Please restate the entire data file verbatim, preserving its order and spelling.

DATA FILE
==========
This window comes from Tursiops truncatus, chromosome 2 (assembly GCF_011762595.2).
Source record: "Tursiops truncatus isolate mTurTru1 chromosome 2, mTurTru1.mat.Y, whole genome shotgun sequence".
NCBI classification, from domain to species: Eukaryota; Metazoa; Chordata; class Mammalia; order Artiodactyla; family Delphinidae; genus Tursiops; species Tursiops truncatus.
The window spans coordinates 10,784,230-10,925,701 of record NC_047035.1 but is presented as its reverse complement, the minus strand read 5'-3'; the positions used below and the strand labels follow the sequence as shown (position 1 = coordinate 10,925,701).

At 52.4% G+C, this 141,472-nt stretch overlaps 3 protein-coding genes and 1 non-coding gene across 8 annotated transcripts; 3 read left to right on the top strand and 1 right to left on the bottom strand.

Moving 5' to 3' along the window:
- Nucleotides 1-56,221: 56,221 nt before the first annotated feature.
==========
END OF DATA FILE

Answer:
This window comes from Tursiops truncatus, chromosome 2 (assembly GCF_011762595.2).
Source record: "Tursiops truncatus isolate mTurTru1 chromosome 2, mTurTru1.mat.Y, whole genome shotgun sequence".
NCBI classification, from domain to species: Eukaryota; Metazoa; Chordata; class Mammalia; order Artiodactyla; family Delphinidae; genus Tursiops; species Tursiops truncatus.
The window spans coordinates 10,784,230-10,925,701 of record NC_047035.1 but is presented as its reverse complement, the minus strand read 5'-3'; the positions used below and the strand labels follow the sequence as shown (position 1 = coordinate 10,925,701).

At 52.4% G+C, this 141,472-nt stretch overlaps 3 protein-coding genes and 1 non-coding gene across 8 annotated transcripts; 3 read left to right on the top strand and 1 right to left on the bottom strand.

Moving 5' to 3' along the window:
- Nucleotides 1-56,221: 56,221 nt before the first annotated feature.